Ridgecrest Trail

By Joe Feeman 

Ridgecrest Trail is one of the steepest trails in the watershed, climbing 340 feet in the first 0.5 miles before leveling out and climbing just 60 feet over the final 0.4 miles. This trail is open to all but motorized vehicles (purple trail). The trail begins on Hi Point Road, taking off to the left, about 0.1 miles up from the pump house. You will cross a stone bridge over a muddy area that was constructed by the 2010 trail crew. This bridge is constructed with large rock on the bottom to facilitate movement of water, and is capped with cut limestone rocks that were recovered from an old section of the wall at Reservoir Hill which had fallen. Across the bridge you will climb an old rocky road that was the access road for a CCC camp which is located a short distance ahead. As the trail bends to the right you will see old concrete steps and a concrete post. This is the site of the CCC camp; the concrete post appears to be a historical marker that was placed some time after the camp closed. Engraved in the metal plate on top of the post is: "Site H, CCC Camp  TVA P1,  1934, Formerly,  Camp TVA-8 in 1933". The only evidence of the camp, besides the steps, are several excavated flat areas that were likely the location of buildings or planned buildings and a hole on the left side of the trail with remnants of a concrete structure. Over the years I have tried to get more information on the CCC camps on Norris Reservoir but have not been able to find much. The TVA library has little material, so most of the old records must have been sent to the national archives. I will discuss more about the CCCs in future articles.

The trail narrows and starts to climb, before turning left in a switchback. This trail was originally an old farm road and went straight up the hill. Several years ago the watershed board put in switchbacks to help control erosion. The trail is located along the convergence of two ridges and runs over a half mile up this ‘nose' before turning away. As you travel up this section, notice the stark difference in the forest on the two sides of the trail. The left side is an old forest with large white oak, black oak, northern red oak, and chestnut oak. The tree health is declining and you will notice many down trees. On the right side of the trail you will see primarily yellow-poplar, hickory, and maples. This was an old field at the time of purchase and much of it was planted in pine.  Most of the pine was killed by pine beetles in the mid 70s and was hit again by beetles in the early 2000s. After the pine died, hardwoods that were in the understory took over the site.

The trail climbs through several switch backs before straightening out. Numerous dips have been constructed in this steep section to control erosion. As you approach the top of this climb you will pass a pile of cut stone on the right, probably an old barn or other field structure. Ridgecrest Trail is on the former property of W.H. Longmire, by far the largest landowner on what is now the Norris Watershed. TVA purchased over 1100 acres of the farm which was roughly located from Norris Dam, downstream to below the weir dam, up to Eagle Trail, over observation point and below reservoir hill, then up clear creek to the trail ford and then paralleling White Pine Trail to the reservoir (originally went to the Clinch River).  The trail bends right and starts to level out along a very nice lane through the forested old fields. Notice on the left that the large trees have given way to a younger forest. This lane was probably the dividing line between the two fields; the left side has a high bank with a row of trees (sassafras and larger yellow poplar) that was obviously the fence row.  In spring, this long alley-like section has a good coverage of sea oats (a bellwort) and wild comfrey. As you hike this section in the winter you can see Hi Point road at the bottom of the slope.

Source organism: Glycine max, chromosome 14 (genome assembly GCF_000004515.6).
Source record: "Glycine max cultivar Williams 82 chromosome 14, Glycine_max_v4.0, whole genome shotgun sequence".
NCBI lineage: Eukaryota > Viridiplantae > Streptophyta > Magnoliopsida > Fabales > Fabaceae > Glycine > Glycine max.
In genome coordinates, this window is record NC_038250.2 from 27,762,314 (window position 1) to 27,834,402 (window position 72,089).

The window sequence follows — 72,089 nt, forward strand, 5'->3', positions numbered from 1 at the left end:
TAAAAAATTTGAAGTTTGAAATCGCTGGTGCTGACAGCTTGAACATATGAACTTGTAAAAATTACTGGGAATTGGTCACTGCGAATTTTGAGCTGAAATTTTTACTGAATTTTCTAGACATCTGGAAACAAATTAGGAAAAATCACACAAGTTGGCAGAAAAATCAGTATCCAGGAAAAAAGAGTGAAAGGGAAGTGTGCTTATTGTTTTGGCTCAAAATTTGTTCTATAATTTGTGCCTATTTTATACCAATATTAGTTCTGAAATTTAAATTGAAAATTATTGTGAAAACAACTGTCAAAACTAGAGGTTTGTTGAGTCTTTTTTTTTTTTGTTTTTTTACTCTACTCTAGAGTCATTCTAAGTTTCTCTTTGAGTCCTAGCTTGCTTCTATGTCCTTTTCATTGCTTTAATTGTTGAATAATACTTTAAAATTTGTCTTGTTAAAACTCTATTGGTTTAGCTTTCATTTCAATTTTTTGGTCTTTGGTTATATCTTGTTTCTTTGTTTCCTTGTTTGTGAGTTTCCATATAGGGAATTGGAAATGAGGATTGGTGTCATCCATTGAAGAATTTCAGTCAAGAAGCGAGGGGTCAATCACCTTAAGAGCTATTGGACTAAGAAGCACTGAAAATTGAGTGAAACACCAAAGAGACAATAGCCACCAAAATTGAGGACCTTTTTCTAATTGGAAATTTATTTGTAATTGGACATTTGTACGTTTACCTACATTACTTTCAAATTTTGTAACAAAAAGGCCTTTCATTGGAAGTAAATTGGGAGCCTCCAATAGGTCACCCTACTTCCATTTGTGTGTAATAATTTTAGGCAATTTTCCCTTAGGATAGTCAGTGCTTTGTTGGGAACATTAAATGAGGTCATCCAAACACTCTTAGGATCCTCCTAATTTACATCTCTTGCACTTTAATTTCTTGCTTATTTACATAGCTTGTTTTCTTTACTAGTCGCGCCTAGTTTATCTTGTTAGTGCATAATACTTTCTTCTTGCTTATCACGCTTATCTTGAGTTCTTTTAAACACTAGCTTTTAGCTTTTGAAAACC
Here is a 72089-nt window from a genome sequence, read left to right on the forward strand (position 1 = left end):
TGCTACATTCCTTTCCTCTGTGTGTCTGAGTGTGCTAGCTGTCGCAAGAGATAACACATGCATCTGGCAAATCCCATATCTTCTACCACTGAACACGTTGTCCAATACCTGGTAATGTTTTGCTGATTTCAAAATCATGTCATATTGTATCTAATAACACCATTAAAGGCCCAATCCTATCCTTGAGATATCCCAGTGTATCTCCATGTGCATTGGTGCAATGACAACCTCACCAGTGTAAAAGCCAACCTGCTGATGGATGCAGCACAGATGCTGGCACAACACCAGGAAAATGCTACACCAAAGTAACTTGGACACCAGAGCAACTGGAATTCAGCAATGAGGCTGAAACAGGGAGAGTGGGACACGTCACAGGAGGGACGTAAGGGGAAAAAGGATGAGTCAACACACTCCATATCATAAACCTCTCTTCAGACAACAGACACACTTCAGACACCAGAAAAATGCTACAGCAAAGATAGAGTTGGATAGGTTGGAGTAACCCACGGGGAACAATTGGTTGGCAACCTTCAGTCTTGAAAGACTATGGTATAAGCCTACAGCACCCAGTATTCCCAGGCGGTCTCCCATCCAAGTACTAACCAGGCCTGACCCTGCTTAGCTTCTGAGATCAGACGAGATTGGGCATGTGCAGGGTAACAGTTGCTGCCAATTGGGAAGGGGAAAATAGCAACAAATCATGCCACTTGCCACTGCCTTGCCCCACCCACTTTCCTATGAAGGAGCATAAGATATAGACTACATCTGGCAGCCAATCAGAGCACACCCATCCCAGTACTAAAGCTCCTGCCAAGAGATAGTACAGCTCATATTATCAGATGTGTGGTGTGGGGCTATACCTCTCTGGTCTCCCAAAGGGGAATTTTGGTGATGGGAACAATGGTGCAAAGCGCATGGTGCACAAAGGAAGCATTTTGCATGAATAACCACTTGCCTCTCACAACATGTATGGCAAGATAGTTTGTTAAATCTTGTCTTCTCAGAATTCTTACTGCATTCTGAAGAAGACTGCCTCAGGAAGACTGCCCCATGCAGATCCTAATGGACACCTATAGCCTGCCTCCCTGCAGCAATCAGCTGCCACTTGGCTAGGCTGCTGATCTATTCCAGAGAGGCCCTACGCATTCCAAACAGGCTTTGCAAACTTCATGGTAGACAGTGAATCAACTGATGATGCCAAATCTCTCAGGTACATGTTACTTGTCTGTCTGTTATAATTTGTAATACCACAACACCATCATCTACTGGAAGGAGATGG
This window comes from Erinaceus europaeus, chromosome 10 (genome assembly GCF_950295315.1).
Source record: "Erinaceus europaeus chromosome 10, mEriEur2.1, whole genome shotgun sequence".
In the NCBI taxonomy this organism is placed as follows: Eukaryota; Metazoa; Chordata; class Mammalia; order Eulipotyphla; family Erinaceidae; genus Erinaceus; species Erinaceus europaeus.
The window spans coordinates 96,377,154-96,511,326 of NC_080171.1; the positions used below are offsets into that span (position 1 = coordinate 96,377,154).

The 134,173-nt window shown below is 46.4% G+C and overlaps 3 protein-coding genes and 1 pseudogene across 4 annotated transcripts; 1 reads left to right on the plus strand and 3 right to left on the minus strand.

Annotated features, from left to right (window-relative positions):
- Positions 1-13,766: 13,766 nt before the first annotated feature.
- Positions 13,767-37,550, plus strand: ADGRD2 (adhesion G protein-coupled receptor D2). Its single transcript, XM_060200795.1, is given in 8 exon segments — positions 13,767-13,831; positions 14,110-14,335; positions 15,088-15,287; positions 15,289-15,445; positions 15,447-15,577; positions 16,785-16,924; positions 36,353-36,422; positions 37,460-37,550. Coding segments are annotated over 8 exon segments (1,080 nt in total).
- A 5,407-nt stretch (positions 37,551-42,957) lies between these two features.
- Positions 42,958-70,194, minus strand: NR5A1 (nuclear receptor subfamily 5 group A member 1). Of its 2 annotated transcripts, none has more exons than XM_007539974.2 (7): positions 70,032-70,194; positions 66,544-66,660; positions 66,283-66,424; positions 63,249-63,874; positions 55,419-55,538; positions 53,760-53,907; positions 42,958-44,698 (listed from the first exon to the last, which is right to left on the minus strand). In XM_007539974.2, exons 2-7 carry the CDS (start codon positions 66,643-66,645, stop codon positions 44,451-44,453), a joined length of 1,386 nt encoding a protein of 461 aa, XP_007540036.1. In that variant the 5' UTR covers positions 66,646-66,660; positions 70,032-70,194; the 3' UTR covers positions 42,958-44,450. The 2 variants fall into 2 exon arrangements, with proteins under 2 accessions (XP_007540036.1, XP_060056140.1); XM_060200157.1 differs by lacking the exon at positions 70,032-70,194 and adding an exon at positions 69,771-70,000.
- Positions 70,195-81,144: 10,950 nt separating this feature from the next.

After about 0.3 miles, the trail makes a sharp left turn, up a slope and through some large oaks (you can see the old trail go straight at this point). This small pocket of large trees is a mature oak stand that is in declining health. If you look straight ahead you might notice a timber harvest up the slope. This area was cut in 1992 and contained similar trees; very large oaks in declining condition. The trail quickly switches back to the right and continues a short distance before turning left and back on the original trail. A short climb takes you up to the end of Ridgecrest at Freeway Trail. 

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